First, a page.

The mezzo-soprano—another American, in this all-American quartet—was Michelle DeYoung. She sang her music incisively and dramatically. She was holding nothing back, as why should one? From the soprano—especially in the closing section, the Libera me—you want lyricism and power, or at least an ability to cut: a knife-like power. You want high notes that float, and other notes that scald, or importune. Ailyn Pérez delivered.
Later in September, the Met opened its 2021–22 opera season. Again, the audience exploded in applause at the beginning. This happened when the concertmaster (I gather) appeared on the podium, to tune. It took a long, long time for the tuning to begin, as the audience wanted to release its applause. Then Yannick Nézet-Séguin appeared on the podium, to lead the orchestra in the national anthem, as the audience sang.
Both the Met and the New York Philharmonic begin their seasons with the national anthem. As I have long observed, the way a maestro conducts the anthem tells you something essential about the maestro himself. In the anthem, Levine was always straightforward, brisk, and virile. Lorin Maazel was rather freer, and spontaneous. Under Nézet-Séguin, the orchestra was both light-sounding and energetic.
By the way, when the anthem got to the word “free”—at the end of the phrase “o’er the land of the free”—more than a few in the audience went up to the high B flat. Obviously, there were singers among us.
I will quote Met publicity: “Opening Night of the 2021–22 season will be a historic occasion—the Met’s first performance of an opera by a Black composer.” That opera was Fire Shut Up in My Bones, by Terence Blanchard. It premiered in St. Louis two years ago. The opera is based on a memoir—also called Fire Shut Up in My Bones—by Charles M. Blow, best known as a New York Times columnist. The title comes from the Bible—Jeremiah 20:9, which, in the King James Version, reads, “his word was in mine heart as a burning fire shut up in my bones, and I was weary with forbearing, and I could not stay.”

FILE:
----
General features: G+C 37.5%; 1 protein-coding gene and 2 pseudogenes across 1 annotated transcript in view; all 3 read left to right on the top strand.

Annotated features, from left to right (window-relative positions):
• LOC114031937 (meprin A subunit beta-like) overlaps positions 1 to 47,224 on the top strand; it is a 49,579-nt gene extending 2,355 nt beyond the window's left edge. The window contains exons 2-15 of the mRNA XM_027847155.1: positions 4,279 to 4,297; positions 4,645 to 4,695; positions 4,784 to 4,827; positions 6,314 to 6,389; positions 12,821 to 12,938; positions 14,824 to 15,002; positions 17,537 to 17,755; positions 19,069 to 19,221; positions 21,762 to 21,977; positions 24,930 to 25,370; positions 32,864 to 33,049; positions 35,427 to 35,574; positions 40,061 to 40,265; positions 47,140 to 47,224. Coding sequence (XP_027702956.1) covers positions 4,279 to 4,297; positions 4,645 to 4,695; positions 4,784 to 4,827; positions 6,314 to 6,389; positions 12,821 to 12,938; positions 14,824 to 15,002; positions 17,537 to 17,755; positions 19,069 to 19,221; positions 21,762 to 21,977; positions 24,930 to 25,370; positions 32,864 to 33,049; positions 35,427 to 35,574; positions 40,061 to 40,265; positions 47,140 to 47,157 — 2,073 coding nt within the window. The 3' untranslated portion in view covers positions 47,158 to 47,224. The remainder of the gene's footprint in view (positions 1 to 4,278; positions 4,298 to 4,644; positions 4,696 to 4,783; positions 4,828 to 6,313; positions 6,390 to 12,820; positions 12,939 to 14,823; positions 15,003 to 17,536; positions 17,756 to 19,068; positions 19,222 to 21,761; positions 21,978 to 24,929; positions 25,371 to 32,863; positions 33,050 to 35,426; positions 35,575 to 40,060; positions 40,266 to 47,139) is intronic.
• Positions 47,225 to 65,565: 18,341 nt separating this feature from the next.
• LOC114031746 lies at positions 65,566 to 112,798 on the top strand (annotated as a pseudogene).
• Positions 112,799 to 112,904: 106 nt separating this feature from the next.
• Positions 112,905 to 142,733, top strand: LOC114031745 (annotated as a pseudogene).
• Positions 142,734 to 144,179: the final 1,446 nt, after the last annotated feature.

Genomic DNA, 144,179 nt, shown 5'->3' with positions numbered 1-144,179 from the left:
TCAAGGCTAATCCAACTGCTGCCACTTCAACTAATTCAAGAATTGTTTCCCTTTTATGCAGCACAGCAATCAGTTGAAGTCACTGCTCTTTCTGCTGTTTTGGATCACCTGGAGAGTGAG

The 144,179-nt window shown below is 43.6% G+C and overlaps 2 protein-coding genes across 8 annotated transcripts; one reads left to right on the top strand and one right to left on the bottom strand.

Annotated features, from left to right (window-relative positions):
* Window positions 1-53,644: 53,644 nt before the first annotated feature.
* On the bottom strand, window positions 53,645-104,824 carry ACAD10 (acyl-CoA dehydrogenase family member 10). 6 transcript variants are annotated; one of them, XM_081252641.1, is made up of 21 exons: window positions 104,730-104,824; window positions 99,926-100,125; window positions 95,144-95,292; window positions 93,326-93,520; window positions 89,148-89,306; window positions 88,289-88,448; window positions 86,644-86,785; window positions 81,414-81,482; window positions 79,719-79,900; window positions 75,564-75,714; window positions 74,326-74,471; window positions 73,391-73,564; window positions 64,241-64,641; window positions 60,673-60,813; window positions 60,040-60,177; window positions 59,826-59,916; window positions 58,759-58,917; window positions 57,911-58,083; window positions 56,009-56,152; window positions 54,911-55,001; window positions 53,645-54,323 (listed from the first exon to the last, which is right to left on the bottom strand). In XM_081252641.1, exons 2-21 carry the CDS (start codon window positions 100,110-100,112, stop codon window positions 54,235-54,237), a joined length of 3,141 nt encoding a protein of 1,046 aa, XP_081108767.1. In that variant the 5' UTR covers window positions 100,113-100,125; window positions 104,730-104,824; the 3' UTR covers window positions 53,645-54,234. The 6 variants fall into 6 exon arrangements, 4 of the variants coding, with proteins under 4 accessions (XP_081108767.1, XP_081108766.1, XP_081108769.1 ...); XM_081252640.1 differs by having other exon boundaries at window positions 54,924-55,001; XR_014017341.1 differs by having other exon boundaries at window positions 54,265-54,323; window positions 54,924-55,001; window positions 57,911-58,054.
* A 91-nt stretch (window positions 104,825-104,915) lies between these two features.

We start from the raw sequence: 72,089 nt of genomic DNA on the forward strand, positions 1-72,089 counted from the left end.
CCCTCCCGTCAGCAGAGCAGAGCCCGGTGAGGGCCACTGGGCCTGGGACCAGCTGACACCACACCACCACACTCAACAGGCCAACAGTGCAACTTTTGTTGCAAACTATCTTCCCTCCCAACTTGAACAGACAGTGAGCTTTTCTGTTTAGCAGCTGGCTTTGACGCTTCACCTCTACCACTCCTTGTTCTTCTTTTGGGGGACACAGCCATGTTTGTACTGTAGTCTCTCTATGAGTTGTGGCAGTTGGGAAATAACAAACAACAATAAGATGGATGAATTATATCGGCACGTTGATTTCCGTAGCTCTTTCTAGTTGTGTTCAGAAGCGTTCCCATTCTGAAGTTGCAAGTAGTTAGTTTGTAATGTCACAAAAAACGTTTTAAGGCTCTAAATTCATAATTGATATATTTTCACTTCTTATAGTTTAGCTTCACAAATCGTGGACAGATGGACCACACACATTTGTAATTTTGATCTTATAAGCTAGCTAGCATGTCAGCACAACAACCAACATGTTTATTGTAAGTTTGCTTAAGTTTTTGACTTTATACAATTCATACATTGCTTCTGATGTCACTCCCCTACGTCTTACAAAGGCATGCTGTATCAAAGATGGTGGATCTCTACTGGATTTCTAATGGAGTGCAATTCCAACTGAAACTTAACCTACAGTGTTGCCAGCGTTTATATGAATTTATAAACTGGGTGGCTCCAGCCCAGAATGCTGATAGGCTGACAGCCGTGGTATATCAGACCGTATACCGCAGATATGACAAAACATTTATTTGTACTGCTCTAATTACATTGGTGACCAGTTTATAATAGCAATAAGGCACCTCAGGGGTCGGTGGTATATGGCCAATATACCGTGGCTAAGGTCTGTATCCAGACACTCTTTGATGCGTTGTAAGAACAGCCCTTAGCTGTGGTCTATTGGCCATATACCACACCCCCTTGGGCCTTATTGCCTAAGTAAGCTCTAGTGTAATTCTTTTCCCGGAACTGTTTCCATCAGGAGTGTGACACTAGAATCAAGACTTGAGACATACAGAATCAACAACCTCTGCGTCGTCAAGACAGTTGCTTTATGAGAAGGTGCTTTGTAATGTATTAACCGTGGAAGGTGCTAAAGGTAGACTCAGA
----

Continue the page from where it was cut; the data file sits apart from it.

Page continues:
Terence Blanchard is a New Orleanian, born in 1962. True to his city, he is a jazzman. Blanchard grew up with, among others, the Marsalis brothers. He is a trumpeter, who started his career with the Lionel Hampton Orchestra. He has composed many film scores, especially for the director Spike Lee. Fire Shut Up in My Bones is his second opera.
His works, says Met publicity, “express his roots in jazz but defy further categorization.” I can report that this is true of Fire Shut Up in My Bones. The score has standard American neo-Romanticism, found in many contemporary operas. It also has jazz, blues, gospel, pop, funk, and more. The score is earnest and competent. Does it tickle your fancy, engage your interest, touch your heart, stick to your ribs? That depends on you, of course. I found the second half of the opera—roughly Acts II and III—more engaging than the first, musically.
In any case, Yannick Nézet-Séguin was utterly committed to the work, doing it proud.
The story is about Charles Blow’s boyhood and young adulthood in small-town Louisiana. He is an outsider, picked on, hungry for love, confused. At the age of seven, he is sexually assaulted by an older cousin. This haunts and consumes him, until he must work it out, come what may. The story is very touching.
Question: is it a black story? It is in a black-American setting, of course. But the story is a human one, and the protagonist could be anyone, in whatever setting. The suffering will be familiar to many, no doubt. It must have taken courage for Blow to write his book.
Kasi Lemmons fashioned the libretto. She is a film director and an actress, in addition to being a writer. The libretto is in the vernacular—natural and, to my mind, refreshing. This is an American tongue, right down to “mothafucka” and “heffa” (i.e., heifer). None of the profanity is gratuitous; it is simply right, and you could even say faithful.